Boystown: Sex and Community in Chicago (Hardback)Jason Orne (author)
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Publisher: The University of Chicago Press
Number of pages: 288
Weight: 499 g
Dimensions: 229 x 152 x 20 mm
"Boystown paves a brave path forward. . . .Orne's narrative nonfiction style makes for a pleasurable read, and the keen insights in the book are essential for sexualities scholars and urban ethnographers."--Men and Masculinities
"Innovative, smart, and neon-hued, Boystown is chockablock with characters and a compelling, wry narrative. This is a one-of-a-kind ethnography that promises to be a well-received book. Using Gayle Rubin's charmed circle, a Bourdieusian toolkit of concepts, and the familiar sociological trinity of race/class/gender, Orne manages to walk the line by keeping this foray into urban sexuality rigorous with a light touch."--Jonathan R. Wynn "author of Music/City: American Festivals and Placemaking in Austin, Nashville, and "
"In Boystown Orne takes us beyond the gayborhood on a rollicking, dark, sexy ethnography to explore the 'queer lessons of the night.' This book is so much more than an ethnographic study of Chicago's Boystown, it is a rallying cry against the dangers of centrist LGBT politics, of assimilation, and, most importantly, the threat of queernormativity as ideology and practice. Orne issues a call to sexuality scholars to bring sex out of the private, to focus on the liberatory potentialities of pleasure, to examine what he calls 'sexy communities' that vividly illustrate the ways in which pleasure, messiness, and embodiment can be at the center of social change and challenges to inequality. Boystown is a gripping and urgent read for sexuality scholars from all disciplines."--C.J. Pascoe "author of Dude, You're a Fag: Masculinity and Sexuality in High School "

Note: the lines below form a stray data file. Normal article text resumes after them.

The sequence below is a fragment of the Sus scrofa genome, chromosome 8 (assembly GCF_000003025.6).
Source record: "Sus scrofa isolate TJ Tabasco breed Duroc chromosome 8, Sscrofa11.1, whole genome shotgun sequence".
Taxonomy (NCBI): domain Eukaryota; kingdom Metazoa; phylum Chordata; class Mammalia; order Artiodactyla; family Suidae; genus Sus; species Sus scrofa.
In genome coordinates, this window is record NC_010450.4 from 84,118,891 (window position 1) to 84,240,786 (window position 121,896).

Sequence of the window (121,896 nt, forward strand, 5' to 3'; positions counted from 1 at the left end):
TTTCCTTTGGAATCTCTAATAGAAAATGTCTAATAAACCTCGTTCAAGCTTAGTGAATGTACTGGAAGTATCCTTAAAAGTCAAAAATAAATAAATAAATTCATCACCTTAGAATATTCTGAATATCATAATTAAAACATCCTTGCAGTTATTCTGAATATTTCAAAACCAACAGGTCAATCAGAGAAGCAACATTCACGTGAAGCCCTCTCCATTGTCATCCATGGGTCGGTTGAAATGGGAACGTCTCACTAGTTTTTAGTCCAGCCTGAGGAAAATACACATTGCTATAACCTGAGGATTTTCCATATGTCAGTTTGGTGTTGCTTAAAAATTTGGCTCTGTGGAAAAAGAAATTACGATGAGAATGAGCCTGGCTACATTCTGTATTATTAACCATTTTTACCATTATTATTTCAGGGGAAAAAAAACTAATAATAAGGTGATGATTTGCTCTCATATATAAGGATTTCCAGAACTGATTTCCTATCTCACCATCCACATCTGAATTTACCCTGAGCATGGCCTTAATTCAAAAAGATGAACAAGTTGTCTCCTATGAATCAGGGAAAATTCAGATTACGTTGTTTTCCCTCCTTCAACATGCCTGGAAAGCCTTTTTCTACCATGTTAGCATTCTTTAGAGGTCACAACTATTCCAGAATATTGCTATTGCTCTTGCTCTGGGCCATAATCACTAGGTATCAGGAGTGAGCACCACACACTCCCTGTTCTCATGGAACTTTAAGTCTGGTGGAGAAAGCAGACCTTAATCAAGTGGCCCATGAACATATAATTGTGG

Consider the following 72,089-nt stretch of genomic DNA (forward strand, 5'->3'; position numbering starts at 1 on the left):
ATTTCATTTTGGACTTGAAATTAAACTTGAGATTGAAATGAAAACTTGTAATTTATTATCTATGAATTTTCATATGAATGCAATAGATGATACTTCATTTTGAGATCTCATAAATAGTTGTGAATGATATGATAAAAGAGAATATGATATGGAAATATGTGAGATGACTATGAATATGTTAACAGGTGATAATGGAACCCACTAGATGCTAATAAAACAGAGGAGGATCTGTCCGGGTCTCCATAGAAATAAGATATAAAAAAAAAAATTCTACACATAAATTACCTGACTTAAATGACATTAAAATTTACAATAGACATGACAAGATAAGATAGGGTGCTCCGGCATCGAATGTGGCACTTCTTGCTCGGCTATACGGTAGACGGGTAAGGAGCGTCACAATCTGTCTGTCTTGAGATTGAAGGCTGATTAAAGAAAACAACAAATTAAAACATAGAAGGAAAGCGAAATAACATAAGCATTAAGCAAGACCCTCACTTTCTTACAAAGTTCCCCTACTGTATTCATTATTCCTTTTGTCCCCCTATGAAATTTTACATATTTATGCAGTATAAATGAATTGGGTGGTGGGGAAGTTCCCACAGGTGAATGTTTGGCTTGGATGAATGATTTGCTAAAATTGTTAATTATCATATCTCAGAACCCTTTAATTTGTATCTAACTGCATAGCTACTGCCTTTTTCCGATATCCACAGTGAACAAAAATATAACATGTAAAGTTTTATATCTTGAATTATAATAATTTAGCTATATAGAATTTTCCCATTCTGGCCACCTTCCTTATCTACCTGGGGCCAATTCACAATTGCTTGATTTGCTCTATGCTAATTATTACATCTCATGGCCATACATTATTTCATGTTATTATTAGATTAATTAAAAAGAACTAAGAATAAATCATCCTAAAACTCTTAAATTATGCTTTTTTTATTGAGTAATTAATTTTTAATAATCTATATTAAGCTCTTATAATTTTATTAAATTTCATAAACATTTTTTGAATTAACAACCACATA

"[Orne's] ethnography offers us a moving account of the lived experience for gays who are undergoing a dramatic shift that is liberating, alienating, and contradictory as they try to understand themselves. . .[Boystown] not only helps illustrate the lives of gay men, but it also speaks to gentrification and the commodification of culture, and to how these social forces impact the lives of individuals. The book should be a must read for any scholar of LGBT+ issues, but also would make a great addition to a course on sexuality, gender, urban sociology, or qualitative methods"--Symbolic Interaction
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